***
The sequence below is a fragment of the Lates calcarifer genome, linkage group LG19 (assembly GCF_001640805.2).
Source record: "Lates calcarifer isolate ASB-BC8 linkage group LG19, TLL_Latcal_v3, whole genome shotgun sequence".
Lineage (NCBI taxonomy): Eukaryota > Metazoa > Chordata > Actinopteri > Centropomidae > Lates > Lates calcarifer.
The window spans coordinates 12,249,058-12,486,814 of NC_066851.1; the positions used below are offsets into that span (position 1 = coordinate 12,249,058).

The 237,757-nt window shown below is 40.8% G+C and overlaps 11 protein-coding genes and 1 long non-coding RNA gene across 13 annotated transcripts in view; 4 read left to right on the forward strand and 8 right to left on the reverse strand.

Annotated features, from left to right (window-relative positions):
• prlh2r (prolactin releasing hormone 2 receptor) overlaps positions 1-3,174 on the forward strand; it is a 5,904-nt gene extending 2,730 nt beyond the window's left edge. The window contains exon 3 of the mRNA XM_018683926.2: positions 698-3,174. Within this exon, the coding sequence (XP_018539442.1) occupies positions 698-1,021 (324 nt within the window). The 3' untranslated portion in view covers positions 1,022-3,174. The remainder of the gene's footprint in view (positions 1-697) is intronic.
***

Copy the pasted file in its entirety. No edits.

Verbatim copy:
The sequence below is a fragment of the Lates calcarifer genome, linkage group LG19 (assembly GCF_001640805.2).
Source record: "Lates calcarifer isolate ASB-BC8 linkage group LG19, TLL_Latcal_v3, whole genome shotgun sequence".
Lineage (NCBI taxonomy): Eukaryota > Metazoa > Chordata > Actinopteri > Centropomidae > Lates > Lates calcarifer.
The window spans coordinates 12,249,058-12,486,814 of NC_066851.1; the positions used below are offsets into that span (position 1 = coordinate 12,249,058).

The 237,757-nt window shown below is 40.8% G+C and overlaps 11 protein-coding genes and 1 long non-coding RNA gene across 13 annotated transcripts in view; 4 read left to right on the forward strand and 8 right to left on the reverse strand.

Annotated features, from left to right (window-relative positions):
• prlh2r (prolactin releasing hormone 2 receptor) overlaps positions 1-3,174 on the forward strand; it is a 5,904-nt gene extending 2,730 nt beyond the window's left edge. The window contains exon 3 of the mRNA XM_018683926.2: positions 698-3,174. Within this exon, the coding sequence (XP_018539442.1) occupies positions 698-1,021 (324 nt within the window). The 3' untranslated portion in view covers positions 1,022-3,174. The remainder of the gene's footprint in view (positions 1-697) is intronic.